3. St. John Methodist/Grace Vision church, Watertown, Massachusetts: A four-manual Aeolian-Skinner instrument that escaped the Biggs’ touch, retaining what’s described as a sweet sound but in need of some serious, costly restoration.
  4. Methuen Memorial Music Hall, Methuen, Massachusetts: Built in 1909 to house the first concert organ in the United States after the instrument had been placed in storage. More than 6,000 pipes in what’s probably the largest hall built solely for an organ.
  5. Memorial Chapel, Harvard University, Cambridge, Massachusetts: Only the best for the best, and they do their best to maintain it. Or them, since the church has several in its space. Used daily, and visitors welcome.
  6. St. John Episcopal, Portsmouth, New Hampshire: An impressive instrument for services, but the tiny Brattle Organ up at the front right of the balcony is believed to be the oldest playable instrument in America. It was rescued from Boston and is said to have a bell-like sound.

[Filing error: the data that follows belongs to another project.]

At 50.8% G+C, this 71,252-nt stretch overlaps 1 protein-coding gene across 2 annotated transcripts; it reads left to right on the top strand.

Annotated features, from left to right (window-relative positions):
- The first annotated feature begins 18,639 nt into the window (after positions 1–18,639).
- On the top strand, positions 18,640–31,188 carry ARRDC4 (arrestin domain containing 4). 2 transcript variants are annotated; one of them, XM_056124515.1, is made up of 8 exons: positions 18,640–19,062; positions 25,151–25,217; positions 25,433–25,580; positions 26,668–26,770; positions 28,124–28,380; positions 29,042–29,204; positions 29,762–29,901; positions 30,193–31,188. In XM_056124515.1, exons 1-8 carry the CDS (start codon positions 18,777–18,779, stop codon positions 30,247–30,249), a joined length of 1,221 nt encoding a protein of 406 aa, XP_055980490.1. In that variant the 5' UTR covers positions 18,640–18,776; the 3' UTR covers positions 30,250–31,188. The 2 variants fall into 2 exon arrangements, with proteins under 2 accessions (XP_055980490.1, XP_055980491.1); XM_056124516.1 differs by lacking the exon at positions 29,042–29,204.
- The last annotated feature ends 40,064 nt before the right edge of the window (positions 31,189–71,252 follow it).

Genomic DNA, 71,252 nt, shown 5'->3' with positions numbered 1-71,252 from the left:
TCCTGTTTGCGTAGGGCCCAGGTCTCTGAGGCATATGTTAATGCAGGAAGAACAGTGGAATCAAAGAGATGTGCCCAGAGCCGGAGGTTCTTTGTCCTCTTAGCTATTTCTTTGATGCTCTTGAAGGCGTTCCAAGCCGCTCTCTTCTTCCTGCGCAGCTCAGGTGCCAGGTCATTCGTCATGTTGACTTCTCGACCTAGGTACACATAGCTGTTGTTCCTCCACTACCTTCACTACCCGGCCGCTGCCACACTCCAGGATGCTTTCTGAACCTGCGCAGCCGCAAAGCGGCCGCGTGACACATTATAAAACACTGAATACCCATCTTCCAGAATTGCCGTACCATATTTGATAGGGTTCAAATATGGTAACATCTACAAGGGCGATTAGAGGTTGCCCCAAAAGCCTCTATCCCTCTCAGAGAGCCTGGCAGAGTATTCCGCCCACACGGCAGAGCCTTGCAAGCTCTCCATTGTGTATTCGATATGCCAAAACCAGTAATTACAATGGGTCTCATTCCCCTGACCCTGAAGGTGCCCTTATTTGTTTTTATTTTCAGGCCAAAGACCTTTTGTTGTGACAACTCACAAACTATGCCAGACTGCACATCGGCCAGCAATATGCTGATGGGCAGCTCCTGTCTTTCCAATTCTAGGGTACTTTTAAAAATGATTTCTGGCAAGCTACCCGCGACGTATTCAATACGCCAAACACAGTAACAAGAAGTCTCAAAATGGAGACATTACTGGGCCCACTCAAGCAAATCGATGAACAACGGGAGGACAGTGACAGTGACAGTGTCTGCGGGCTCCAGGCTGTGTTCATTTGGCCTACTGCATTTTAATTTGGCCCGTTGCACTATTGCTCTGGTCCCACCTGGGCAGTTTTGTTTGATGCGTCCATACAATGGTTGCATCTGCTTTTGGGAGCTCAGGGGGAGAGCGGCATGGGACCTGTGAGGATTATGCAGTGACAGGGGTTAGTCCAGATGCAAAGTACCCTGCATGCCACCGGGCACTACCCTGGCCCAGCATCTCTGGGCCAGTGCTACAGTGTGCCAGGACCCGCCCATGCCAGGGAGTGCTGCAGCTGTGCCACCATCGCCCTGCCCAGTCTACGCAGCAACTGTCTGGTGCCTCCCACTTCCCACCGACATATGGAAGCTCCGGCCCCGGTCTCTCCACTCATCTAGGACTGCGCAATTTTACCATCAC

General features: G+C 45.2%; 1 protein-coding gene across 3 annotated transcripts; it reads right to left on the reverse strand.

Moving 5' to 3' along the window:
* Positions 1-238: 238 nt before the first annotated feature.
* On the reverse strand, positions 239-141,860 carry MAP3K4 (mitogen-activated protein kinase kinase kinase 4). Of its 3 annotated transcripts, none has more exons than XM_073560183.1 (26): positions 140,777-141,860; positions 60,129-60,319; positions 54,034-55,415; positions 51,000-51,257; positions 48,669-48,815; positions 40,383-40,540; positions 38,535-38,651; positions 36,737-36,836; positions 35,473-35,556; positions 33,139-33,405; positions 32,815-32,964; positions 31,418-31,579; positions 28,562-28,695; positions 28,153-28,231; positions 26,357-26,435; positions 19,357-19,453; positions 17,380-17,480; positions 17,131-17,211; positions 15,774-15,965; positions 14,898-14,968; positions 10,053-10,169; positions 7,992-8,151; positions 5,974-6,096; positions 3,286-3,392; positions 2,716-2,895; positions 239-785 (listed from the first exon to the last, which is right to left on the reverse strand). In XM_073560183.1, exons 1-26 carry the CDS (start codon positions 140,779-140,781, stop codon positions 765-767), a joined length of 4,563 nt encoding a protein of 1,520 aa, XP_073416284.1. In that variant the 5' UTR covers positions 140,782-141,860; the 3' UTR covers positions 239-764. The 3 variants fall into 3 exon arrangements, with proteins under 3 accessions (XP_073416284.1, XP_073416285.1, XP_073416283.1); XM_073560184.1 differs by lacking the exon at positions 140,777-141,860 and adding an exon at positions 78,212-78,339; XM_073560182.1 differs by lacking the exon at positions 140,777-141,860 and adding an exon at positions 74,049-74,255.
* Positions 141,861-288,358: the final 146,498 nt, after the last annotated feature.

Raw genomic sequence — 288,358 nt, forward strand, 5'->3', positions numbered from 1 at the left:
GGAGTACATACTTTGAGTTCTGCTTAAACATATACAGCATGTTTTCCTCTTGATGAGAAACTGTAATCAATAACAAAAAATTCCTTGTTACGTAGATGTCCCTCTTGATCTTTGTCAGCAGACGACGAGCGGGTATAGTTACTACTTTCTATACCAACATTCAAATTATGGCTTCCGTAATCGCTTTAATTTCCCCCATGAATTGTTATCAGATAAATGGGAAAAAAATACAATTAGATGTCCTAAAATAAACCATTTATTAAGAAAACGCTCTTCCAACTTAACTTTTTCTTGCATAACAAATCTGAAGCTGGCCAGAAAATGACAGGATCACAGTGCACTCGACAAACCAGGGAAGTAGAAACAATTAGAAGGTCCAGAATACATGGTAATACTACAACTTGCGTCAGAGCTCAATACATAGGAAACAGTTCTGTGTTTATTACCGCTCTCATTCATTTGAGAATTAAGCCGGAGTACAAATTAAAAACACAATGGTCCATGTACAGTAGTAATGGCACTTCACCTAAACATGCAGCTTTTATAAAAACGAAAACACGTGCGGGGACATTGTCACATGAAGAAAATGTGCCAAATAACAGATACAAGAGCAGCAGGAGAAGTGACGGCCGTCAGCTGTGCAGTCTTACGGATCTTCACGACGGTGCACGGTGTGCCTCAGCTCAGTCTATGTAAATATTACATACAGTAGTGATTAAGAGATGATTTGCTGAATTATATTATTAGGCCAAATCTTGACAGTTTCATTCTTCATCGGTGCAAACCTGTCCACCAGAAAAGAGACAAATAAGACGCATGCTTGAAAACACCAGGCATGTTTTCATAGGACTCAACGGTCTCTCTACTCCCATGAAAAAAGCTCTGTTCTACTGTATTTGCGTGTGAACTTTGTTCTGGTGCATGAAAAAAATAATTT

7. Merrill Auditorium, City Hall, Portland, Maine: The Kotschmar Organ built in 1911 by the Austin Organ company was the second largest organ in the world at the time, and it’s still a musical monster, as the ongoing series of concerts demonstrates. Organs were, after all, a mainstay of live entertainment as well as church services.
  8. St. John Methodist, Dover, New Hampshire: The 1875 Hutchings’ instrument was rescued from the old church in 1970 by two Boy Scouts when the congregation moved to a new site and then stored in a barn for 17 years until it was installed in the new sanctuary. The builder also created the first organ for Boston’s Symphony Hall.
  9. Durham Community Church (UCC), Durham, New Hampshire: A lovely two-manual baroque-style instrument, as the local guild of organists proved for a Bach birthday celebration a few years back.